POLS 2312 Week 2 Notes (Kimberly Harper)
POLS 2312 Week 2 Notes (Kimberly Harper) POLS 2312-001
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This 2 page Class Notes was uploaded by Samer Hijjazi on Sunday September 11, 2016. The Class Notes belongs to POLS 2312-001 at University of Texas at Arlington taught by Kimberly Harper in Fall 2016. Since its upload, it has received 95 views.
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Date Created: 09/11/16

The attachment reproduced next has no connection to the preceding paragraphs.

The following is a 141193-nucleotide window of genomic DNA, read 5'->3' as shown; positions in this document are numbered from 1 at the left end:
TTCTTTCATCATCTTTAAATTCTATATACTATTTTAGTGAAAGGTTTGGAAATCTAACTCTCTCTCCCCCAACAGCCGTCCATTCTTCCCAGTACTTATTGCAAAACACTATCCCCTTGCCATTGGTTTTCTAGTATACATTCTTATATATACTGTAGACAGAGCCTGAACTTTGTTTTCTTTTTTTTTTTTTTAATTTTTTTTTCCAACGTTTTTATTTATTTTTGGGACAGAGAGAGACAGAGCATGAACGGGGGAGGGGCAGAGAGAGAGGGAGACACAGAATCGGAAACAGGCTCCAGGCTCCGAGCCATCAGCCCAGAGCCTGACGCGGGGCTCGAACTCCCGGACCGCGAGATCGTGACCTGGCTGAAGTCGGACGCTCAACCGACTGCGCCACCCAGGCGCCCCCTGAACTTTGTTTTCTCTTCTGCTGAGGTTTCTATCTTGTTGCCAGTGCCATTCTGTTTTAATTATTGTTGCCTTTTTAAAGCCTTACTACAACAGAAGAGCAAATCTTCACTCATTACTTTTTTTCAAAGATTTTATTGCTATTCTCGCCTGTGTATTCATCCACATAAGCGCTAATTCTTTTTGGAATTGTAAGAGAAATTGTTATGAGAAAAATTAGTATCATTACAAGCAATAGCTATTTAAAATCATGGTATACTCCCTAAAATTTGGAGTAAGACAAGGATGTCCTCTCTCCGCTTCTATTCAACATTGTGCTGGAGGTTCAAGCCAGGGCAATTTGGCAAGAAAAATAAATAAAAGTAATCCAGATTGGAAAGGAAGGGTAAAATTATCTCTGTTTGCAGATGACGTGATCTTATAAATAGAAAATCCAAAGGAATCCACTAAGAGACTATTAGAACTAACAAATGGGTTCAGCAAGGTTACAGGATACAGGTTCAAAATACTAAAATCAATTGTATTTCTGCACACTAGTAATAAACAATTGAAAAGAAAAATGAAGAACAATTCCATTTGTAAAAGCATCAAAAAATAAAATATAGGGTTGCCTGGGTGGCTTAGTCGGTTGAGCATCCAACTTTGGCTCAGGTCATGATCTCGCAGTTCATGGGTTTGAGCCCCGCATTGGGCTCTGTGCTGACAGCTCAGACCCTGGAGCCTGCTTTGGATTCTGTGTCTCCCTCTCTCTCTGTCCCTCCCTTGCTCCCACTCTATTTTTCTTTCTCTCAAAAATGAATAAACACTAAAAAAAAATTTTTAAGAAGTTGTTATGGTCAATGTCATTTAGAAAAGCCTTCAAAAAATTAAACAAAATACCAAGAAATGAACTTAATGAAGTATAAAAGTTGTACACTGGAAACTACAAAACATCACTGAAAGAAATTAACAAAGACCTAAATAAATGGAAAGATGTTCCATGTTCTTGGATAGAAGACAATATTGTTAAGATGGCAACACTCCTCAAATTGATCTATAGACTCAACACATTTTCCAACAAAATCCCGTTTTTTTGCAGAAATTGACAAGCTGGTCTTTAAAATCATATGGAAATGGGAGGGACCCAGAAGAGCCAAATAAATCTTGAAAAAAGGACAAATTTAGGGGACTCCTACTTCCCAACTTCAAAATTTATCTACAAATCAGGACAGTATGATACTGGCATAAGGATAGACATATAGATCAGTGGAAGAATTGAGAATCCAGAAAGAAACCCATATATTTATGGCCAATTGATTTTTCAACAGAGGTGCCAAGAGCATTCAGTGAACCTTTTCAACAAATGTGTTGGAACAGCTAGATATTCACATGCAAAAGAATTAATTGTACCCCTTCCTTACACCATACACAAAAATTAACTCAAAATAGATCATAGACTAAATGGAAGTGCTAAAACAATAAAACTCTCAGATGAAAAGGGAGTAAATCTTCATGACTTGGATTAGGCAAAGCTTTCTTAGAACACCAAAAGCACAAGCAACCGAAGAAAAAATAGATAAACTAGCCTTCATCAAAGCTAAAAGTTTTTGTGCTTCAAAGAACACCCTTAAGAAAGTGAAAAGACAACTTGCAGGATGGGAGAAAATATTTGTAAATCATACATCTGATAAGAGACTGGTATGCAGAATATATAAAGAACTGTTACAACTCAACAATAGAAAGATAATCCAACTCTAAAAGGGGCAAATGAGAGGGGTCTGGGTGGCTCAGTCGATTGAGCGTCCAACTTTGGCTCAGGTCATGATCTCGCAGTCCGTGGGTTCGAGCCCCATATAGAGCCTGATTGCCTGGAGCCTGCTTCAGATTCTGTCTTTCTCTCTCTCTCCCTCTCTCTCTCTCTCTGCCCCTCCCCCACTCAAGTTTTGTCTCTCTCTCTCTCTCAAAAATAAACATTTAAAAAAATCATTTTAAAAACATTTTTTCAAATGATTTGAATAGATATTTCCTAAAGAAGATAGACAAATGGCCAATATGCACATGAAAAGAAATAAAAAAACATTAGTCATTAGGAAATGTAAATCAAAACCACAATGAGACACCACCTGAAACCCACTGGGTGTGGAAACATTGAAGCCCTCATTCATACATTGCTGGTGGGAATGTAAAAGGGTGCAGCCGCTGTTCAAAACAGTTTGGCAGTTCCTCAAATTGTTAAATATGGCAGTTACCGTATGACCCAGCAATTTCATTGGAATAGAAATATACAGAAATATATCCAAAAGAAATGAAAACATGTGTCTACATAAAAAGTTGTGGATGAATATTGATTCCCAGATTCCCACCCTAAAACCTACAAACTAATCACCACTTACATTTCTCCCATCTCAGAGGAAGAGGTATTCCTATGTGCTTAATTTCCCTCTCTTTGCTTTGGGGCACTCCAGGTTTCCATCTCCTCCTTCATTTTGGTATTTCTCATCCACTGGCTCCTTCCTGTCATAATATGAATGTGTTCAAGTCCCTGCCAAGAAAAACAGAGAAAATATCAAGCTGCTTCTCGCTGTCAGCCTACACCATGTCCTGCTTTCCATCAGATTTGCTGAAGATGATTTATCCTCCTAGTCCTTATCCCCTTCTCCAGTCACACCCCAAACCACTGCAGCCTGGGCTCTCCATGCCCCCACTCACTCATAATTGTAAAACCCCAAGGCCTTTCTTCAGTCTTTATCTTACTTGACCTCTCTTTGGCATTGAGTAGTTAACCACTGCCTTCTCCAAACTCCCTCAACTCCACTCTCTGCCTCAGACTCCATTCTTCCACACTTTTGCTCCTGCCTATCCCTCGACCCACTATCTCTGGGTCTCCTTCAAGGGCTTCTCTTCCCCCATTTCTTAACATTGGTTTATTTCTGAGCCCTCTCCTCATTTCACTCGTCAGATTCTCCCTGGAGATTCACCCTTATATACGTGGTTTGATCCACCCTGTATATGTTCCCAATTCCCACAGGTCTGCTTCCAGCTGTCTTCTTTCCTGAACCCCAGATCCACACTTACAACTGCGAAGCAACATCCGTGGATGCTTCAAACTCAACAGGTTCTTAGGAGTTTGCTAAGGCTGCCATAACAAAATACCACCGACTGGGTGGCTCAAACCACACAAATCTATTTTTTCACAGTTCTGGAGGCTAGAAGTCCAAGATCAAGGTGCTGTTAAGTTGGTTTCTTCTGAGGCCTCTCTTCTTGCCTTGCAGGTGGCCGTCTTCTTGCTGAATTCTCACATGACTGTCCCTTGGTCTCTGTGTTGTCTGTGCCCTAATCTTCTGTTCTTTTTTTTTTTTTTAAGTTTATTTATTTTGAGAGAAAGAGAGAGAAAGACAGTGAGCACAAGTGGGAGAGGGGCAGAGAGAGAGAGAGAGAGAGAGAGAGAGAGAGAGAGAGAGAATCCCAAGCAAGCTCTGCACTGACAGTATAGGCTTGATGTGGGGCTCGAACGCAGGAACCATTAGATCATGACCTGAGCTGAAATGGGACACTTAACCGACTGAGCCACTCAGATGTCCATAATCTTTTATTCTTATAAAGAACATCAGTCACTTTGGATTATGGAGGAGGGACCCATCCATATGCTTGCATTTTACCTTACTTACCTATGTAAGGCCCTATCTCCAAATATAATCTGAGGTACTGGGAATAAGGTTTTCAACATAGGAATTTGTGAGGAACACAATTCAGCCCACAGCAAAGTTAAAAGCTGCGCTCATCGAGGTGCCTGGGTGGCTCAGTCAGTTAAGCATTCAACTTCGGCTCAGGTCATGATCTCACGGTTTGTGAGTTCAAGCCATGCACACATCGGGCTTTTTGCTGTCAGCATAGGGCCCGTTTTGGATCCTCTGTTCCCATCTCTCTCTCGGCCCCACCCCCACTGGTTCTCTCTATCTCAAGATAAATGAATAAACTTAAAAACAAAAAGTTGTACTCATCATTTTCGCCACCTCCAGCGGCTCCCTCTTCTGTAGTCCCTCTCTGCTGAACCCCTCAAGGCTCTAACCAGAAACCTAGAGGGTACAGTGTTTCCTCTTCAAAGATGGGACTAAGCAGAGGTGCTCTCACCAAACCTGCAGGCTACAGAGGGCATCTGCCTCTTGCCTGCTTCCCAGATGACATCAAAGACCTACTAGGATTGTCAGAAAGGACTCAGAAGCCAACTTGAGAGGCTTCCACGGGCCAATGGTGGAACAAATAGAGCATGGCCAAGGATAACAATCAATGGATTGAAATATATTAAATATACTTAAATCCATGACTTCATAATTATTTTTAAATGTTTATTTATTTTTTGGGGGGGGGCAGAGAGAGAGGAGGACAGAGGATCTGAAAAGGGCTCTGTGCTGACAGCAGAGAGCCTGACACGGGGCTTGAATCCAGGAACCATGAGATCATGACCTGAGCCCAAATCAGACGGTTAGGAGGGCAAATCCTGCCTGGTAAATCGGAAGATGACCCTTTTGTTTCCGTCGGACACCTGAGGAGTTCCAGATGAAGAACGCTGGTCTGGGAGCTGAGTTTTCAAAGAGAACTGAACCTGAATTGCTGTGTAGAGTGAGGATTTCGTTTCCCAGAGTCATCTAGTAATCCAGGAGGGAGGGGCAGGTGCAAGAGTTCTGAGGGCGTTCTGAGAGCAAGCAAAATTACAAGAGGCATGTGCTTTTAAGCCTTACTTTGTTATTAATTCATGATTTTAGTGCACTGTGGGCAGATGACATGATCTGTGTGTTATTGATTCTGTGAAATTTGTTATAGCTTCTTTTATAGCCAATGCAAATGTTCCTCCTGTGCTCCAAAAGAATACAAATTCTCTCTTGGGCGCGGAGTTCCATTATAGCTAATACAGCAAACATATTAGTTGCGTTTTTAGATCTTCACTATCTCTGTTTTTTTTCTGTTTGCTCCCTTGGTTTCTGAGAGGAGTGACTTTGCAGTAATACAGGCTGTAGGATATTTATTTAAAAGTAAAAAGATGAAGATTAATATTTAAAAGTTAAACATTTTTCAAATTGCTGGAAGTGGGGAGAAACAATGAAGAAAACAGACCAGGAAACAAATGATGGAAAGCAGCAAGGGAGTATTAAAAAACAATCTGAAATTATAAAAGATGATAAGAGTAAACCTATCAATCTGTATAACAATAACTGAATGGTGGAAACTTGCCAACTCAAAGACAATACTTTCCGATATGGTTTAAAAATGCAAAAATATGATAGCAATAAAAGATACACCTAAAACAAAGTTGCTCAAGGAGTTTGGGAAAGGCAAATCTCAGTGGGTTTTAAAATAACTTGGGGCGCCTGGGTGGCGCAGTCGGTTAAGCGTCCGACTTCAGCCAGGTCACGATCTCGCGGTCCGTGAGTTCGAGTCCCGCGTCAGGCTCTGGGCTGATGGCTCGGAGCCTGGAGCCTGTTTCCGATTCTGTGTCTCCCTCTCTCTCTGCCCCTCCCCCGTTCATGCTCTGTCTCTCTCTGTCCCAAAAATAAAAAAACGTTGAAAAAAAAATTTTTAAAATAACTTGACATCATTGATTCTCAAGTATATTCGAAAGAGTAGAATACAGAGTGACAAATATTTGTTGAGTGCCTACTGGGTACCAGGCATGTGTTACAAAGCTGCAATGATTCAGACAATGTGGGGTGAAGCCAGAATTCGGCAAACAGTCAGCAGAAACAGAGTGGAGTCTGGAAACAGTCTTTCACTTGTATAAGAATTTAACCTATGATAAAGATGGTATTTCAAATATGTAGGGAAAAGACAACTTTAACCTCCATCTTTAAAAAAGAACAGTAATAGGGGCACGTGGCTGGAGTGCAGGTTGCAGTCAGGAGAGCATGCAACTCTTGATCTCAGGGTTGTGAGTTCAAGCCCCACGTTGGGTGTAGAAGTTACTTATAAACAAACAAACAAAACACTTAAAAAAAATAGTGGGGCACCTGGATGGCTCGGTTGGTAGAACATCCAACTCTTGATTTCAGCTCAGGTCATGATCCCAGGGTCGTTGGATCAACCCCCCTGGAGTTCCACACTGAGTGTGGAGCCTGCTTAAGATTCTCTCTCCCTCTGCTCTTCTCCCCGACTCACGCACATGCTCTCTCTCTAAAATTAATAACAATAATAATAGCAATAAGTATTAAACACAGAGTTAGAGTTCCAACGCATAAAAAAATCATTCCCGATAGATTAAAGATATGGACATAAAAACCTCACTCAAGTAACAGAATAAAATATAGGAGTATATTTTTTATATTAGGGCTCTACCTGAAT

Chapter 2 Notes: - Federalism: the division of power between your state government and federal government - Conflict occurs from this - Federal issues (national supremacy clause: All laws and treaties made by the United States shall be the supreme law of the land) - Federal government usually wins - U.S. Supreme court decision applies to all states - Delegated powers: They are expressed, specific, and numerated. These powers belong to the federal government. Examples include regulate interstate and creating post offices and post roads - Implied powers: Powers which are present to increase the authority of the federal government (also dealing with the government, comes from the necessary and proper clause, also known as elastic clause) - Two things happened with federalism - 1. Expansion of the federal government (complaining that it is too big and stomping on the state’s rights) - 2. Devolution (federal government passes responsibilities down to the states, passing down block grants, states like that, they influence the state’s behavior) th - Reserved powers (these are for the states, comes from the 10 amendment) - Federal government: foreign policy, declaration of war - Local government: education, voting issues, public safety - Shared powers: taxes, police, transportation, banks - Some issues we have with the federal government (privileges and immunities, full credit clause) - States keep the drinking age at 21 to keep allowing federal government to keep paying for roads - Texas constitution (not available in print, very lengthy) - Written in 1876 - Note: You’re Not required to know all 6 constitutions - 1 constitution: under Mexico - 1836 (declared independence from Mexico, we had to write a new constitution) - Texas lost the Alamo - 1845, part of the united states of America - Texas had to write a new constitution - Civil war emerges - Texas seceded, had to write a new constitution. Failed - 1866, had to write a new constitution during reconstruction - 1869, new constitution after reconstruction - E.J. Davis (Republican, scandalous, corrupt policy, appointed weak people to positions of power, very corrupt person in Texas history) - 1876, new constitution (7 constitution) - Reactionary document (reacting to E.J. Davis) - Created the plural executive (divide the power of the executive into 7 branches, to make sure no one person has too much power) - No organization in organizing the amendments - The house and the senate come in with a joint resolution - Has to be approved by 2/3rds of both chambers - Then it goes to the secretary of state - The secretary publishes it (newspapers and court rooms, so that us citizens know what’s going on) - Citizens (voters) see it - However, people don’t pay attention to it (problem of amendments) - The governor cannot veto the amendment - Initiative referendum and recall is only in local places - Know the constitution - Need to know the first six articles and what they deal with - Article 1: deals with the bill of rights (30 sections) - Article 2: separation of powers (checks and balances, give each institution its own power to ensure that no one branch is too powerful) - Article 3: Legislative (lawmaking institution) - Article 4: Executive (law enforcement) - Article 5: Judicial (law interpreting) - Article 6: Suffrage - Poll taxes were abolished (24 amendment)
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